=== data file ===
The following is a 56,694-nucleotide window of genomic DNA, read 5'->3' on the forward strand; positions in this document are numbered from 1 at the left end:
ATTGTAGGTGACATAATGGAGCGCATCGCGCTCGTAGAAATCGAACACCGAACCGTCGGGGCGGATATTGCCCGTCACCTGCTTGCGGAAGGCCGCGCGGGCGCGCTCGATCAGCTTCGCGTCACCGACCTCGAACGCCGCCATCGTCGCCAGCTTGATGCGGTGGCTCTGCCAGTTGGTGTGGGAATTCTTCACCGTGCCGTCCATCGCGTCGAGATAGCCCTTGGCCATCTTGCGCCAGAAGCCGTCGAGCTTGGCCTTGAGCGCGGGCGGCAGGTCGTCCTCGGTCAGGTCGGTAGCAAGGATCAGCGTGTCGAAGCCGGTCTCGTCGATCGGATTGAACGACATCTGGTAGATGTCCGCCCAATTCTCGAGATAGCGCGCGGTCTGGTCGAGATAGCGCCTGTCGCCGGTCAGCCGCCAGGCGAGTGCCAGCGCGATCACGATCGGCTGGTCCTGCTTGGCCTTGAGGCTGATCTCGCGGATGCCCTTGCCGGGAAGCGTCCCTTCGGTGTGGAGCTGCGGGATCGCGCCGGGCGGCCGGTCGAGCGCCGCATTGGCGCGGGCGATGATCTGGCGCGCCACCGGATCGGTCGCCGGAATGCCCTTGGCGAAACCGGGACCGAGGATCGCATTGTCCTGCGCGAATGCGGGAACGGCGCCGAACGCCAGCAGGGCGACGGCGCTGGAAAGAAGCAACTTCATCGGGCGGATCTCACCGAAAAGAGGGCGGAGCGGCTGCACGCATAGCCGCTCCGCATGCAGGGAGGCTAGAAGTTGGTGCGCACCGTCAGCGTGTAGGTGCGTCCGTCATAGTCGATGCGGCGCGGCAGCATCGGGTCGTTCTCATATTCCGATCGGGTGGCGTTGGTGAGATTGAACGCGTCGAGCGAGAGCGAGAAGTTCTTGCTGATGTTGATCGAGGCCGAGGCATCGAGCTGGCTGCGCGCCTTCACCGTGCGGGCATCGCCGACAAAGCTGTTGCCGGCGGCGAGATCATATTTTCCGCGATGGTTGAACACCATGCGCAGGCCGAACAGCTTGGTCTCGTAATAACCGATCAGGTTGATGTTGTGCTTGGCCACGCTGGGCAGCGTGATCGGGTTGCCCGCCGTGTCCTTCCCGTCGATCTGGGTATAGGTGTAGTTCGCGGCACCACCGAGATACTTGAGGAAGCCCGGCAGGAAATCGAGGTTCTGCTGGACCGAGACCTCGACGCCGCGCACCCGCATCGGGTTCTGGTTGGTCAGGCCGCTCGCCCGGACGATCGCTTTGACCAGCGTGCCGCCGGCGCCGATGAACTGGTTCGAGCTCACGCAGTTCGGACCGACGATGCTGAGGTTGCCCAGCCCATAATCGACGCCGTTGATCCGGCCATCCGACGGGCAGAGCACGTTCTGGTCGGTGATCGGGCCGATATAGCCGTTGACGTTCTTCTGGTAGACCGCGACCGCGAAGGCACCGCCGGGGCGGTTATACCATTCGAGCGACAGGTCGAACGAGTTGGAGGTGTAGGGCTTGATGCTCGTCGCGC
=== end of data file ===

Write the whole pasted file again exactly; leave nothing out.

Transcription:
The following is a 56,694-nucleotide window of genomic DNA, read 5'->3' on the forward strand; positions in this document are numbered from 1 at the left end:
ATTGTAGGTGACATAATGGAGCGCATCGCGCTCGTAGAAATCGAACACCGAACCGTCGGGGCGGATATTGCCCGTCACCTGCTTGCGGAAGGCCGCGCGGGCGCGCTCGATCAGCTTCGCGTCACCGACCTCGAACGCCGCCATCGTCGCCAGCTTGATGCGGTGGCTCTGCCAGTTGGTGTGGGAATTCTTCACCGTGCCGTCCATCGCGTCGAGATAGCCCTTGGCCATCTTGCGCCAGAAGCCGTCGAGCTTGGCCTTGAGCGCGGGCGGCAGGTCGTCCTCGGTCAGGTCGGTAGCAAGGATCAGCGTGTCGAAGCCGGTCTCGTCGATCGGATTGAACGACATCTGGTAGATGTCCGCCCAATTCTCGAGATAGCGCGCGGTCTGGTCGAGATAGCGCCTGTCGCCGGTCAGCCGCCAGGCGAGTGCCAGCGCGATCACGATCGGCTGGTCCTGCTTGGCCTTGAGGCTGATCTCGCGGATGCCCTTGCCGGGAAGCGTCCCTTCGGTGTGGAGCTGCGGGATCGCGCCGGGCGGCCGGTCGAGCGCCGCATTGGCGCGGGCGATGATCTGGCGCGCCACCGGATCGGTCGCCGGAATGCCCTTGGCGAAACCGGGACCGAGGATCGCATTGTCCTGCGCGAATGCGGGAACGGCGCCGAACGCCAGCAGGGCGACGGCGCTGGAAAGAAGCAACTTCATCGGGCGGATCTCACCGAAAAGAGGGCGGAGCGGCTGCACGCATAGCCGCTCCGCATGCAGGGAGGCTAGAAGTTGGTGCGCACCGTCAGCGTGTAGGTGCGTCCGTCATAGTCGATGCGGCGCGGCAGCATCGGGTCGTTCTCATATTCCGATCGGGTGGCGTTGGTGAGATTGAACGCGTCGAGCGAGAGCGAGAAGTTCTTGCTGATGTTGATCGAGGCCGAGGCATCGAGCTGGCTGCGCGCCTTCACCGTGCGGGCATCGCCGACAAAGCTGTTGCCGGCGGCGAGATCATATTTTCCGCGATGGTTGAACACCATGCGCAGGCCGAACAGCTTGGTCTCGTAATAACCGATCAGGTTGATGTTGTGCTTGGCCACGCTGGGCAGCGTGATCGGGTTGCCCGCCGTGTCCTTCCCGTCGATCTGGGTATAGGTGTAGTTCGCGGCACCACCGAGATACTTGAGGAAGCCCGGCAGGAAATCGAGGTTCTGCTGGACCGAGACCTCGACGCCGCGCACCCGCATCGGGTTCTGGTTGGTCAGGCCGCTCGCCCGGACGATCGCTTTGACCAGCGTGCCGCCGGCGCCGATGAACTGGTTCGAGCTCACGCAGTTCGGACCGACGATGCTGAGGTTGCCCAGCCCATAATCGACGCCGTTGATCCGGCCATCCGACGGGCAGAGCACGTTCTGGTCGGTGATCGGGCCGATATAGCCGTTGACGTTCTTCTGGTAGACCGCGACCGCGAAGGCACCGCCGGGGCGGTTATACCATTCGAGCGACAGGTCGAACGAGTTGGAGGTGTAGGGCTTGATGCTCGTCGCGC